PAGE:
Recommended Reading: Two Theories of Change

Two Theories of Change
Published: May 24, 2010 on

David Brooks

When I was in college I took a course in the Enlightenment. In those days, when people spoke of the Enlightenment, they usually meant the French Enlightenment — thinkers like Descartes, Rousseau, Voltaire and Condorcet.

These were philosophers who confronted a world of superstition and feudalism and sought to expose it to the clarifying light of reason. Inspired by the scientific revolution, they had great faith in the power of individual reason to detect error and logically arrive at universal truth.

Their great model was Descartes. He aimed to begin human understanding anew. He’d discard the accumulated prejudices of the past and build from the ground up, erecting one logical certainty upon another.

What Descartes was doing for knowledge, others would do for politics: sweep away the old precedents and write new constitutions based on reason. This was the aim of the French Revolution.

But there wasn’t just one Enlightenment, headquartered in France. There was another, headquartered in Scotland and Britain and led by David Hume, Adam Smith and Edmund Burke. As Gertrude Himmelfarb wrote in her 2004 book, “The Roads to Modernity,” if the members of the French Enlightenment focused on the power of reason, members of the British Enlightenment emphasized its limits.

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4 thoughts on “Recommended Reading: Two Theories of Change

  1. I like David, read most of his comments, and listen to his commentary on The News Hour; but I don’t think he knows philosophy well enough to offer advice or alleged clarity.

  2. History doesn’t generally wait for philosophers.

    Whether a gradual evolution or a radical revolution befalls a civilization will depend on a myriad of factors but all will in some way lead back to this:

    Are its systems of decision able to keep up with changing circumstances?

    Paradoxically, it’s the desire for stability that most assuredly leads to revolution. Stagnation breeds it. Living systems (like civilizations) are healthiest in a state of ‘criticality’, which is a delicate balance between a stagnant order vs. a chaotic collapse.

    Democratic structures are intended as methods for encouraging essentially continuous, peaceful revolution to maintain that delicate balance. But these structures themselves need continual attention. Because inevitably there develop entrenched interests favoring a status-quo who will game whatever system is in place.

    In simplest terms, as I stated in a post almost two years ago:

    Capability ENABLES Responsibility

    “A Citizen’s responsibility in an area is directly proportional to his or her ability to have an effect. Without improvement in mechanisms of meaningful involvement, we will see a continued growth in apathy, frustration and ultimately a resort to less healthy forms of expression.”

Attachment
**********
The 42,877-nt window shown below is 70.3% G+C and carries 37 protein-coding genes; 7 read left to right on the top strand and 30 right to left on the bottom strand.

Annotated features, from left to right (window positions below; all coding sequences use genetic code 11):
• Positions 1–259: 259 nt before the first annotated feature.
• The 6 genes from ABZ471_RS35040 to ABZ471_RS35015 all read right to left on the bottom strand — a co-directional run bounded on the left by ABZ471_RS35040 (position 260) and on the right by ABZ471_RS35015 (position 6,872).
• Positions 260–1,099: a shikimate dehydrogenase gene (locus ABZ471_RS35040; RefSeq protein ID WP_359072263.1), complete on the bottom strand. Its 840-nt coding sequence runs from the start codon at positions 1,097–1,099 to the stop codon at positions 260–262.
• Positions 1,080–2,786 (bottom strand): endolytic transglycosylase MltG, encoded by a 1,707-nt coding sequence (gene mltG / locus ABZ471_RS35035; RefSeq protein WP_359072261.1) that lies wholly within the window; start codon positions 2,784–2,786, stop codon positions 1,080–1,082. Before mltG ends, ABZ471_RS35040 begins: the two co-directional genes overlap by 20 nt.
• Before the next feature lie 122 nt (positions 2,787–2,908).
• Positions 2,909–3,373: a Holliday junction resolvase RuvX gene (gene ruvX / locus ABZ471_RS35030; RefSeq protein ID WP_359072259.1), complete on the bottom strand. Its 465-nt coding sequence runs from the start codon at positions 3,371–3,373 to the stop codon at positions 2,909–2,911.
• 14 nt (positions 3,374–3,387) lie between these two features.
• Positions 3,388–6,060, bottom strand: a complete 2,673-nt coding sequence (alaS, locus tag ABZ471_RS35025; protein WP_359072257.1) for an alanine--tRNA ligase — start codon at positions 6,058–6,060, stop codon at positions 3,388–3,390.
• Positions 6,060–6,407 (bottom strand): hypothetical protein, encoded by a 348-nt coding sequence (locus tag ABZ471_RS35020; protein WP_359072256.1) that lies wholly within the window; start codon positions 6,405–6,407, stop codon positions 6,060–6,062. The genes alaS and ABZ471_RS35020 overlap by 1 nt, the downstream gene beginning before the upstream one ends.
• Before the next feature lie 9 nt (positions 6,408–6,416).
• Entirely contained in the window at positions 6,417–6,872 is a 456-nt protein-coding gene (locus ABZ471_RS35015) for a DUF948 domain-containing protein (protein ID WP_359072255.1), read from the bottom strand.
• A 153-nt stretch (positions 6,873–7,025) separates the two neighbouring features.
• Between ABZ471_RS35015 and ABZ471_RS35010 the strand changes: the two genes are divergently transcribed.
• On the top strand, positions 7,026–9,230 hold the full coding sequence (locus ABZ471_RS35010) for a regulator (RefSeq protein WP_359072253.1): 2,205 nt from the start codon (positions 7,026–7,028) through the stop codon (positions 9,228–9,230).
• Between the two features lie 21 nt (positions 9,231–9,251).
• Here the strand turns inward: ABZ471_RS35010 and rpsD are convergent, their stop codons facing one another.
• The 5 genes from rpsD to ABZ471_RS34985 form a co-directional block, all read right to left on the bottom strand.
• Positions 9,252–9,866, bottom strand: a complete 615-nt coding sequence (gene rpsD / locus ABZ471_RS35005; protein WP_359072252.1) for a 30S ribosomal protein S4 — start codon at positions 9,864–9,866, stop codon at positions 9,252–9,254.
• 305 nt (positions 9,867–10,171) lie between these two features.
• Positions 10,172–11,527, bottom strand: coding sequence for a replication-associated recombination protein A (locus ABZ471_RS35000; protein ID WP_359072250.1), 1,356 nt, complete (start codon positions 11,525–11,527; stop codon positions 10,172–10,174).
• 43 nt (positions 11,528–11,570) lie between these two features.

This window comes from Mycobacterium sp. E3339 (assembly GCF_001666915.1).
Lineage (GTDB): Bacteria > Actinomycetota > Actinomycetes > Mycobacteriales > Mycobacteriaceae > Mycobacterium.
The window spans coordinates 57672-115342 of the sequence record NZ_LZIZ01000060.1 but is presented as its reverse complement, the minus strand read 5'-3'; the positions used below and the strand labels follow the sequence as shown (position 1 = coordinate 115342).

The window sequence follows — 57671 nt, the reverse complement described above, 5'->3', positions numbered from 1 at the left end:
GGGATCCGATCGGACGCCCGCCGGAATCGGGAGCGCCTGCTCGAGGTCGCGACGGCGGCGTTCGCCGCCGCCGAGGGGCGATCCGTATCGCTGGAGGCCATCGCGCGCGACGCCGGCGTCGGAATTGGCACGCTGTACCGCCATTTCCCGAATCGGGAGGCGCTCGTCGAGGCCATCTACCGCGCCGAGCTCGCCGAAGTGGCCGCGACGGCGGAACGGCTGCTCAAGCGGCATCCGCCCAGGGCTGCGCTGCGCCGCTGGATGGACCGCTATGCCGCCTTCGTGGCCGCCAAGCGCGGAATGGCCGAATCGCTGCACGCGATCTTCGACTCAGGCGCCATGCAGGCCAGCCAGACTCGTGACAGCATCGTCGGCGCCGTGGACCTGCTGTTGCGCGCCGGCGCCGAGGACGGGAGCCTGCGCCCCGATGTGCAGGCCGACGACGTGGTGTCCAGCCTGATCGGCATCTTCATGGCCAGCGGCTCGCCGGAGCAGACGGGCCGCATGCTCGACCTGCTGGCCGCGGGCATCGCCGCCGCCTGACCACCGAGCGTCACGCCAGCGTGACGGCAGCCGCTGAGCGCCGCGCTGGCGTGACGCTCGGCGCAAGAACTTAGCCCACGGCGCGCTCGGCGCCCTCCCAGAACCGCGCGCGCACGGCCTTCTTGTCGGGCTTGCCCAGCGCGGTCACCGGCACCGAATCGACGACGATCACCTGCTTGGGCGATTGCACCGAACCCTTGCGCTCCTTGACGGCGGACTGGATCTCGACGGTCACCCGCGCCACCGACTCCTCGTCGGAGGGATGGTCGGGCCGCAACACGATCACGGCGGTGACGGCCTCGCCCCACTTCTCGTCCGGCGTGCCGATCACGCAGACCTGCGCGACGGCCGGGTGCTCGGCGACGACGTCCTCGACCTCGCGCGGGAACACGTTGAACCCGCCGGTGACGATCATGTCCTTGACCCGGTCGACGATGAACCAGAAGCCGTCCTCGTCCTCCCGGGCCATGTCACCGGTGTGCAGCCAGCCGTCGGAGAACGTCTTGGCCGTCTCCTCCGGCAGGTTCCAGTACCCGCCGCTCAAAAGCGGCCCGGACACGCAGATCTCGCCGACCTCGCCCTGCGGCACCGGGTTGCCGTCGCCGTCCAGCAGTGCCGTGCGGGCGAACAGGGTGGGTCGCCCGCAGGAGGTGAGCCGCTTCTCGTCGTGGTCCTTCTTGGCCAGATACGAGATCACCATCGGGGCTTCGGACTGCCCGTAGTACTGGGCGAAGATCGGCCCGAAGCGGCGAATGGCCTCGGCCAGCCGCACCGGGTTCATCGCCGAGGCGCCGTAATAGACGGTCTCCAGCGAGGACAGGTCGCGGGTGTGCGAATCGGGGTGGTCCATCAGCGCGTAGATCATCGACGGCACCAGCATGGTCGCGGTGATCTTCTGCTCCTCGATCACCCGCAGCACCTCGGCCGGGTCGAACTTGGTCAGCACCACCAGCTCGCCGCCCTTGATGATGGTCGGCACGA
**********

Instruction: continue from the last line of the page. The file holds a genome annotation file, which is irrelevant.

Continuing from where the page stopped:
For political parties or a government to try to convince me that they really want that necessary ‘criticality’… that truly creative tumult…

    They’re going to have to be serious about wanting citizen involvement.

    Democracy is Personal.

    The fault lies not in our stars… but in ourselves.

    Build the tools necessary.
    Facilitate the citizen’s ability in the public square.

    (Enabling networked Citizen lobbying is essential and doable. I’m unclear about what we’re waiting for? And its not the only needed step.

    e.g. According to the CRP, the finance, insurance, and real estate sectors — those that would be regulated by the financial reform bill — showered $2.3 billion onto candidates, leadership PACs, and party committees since 1989…

    WOW… that’s about $115 million every year!

    Well, that works out to about $1 per year per registered voter. Doesn’t sound like so much then does it. That’s because most people don’t comprehend scale very well. It’s not that all the voters would get together every year to give $1 to some ‘anti-finance’ bloc…

    Its that technical systems can and must allow for the same kind of scaled response to political issues which organized economic interests enjoy (with much more granularity than our two parties prefer you to involve yourselves with).

    Would this be the kind of innovation Ayn Rand would support? Wasn’t it the level playing field that the U.S. offered that so attracted her and inspired its citizens? And wasn’t it the stagnation of Russian society that provoked its disastrous revolution. A revolution that only replaced one oligarchy with another.

    Evolution requires tools.
    Revolution only requires inertia.

    (So far inertia is way ahead.)

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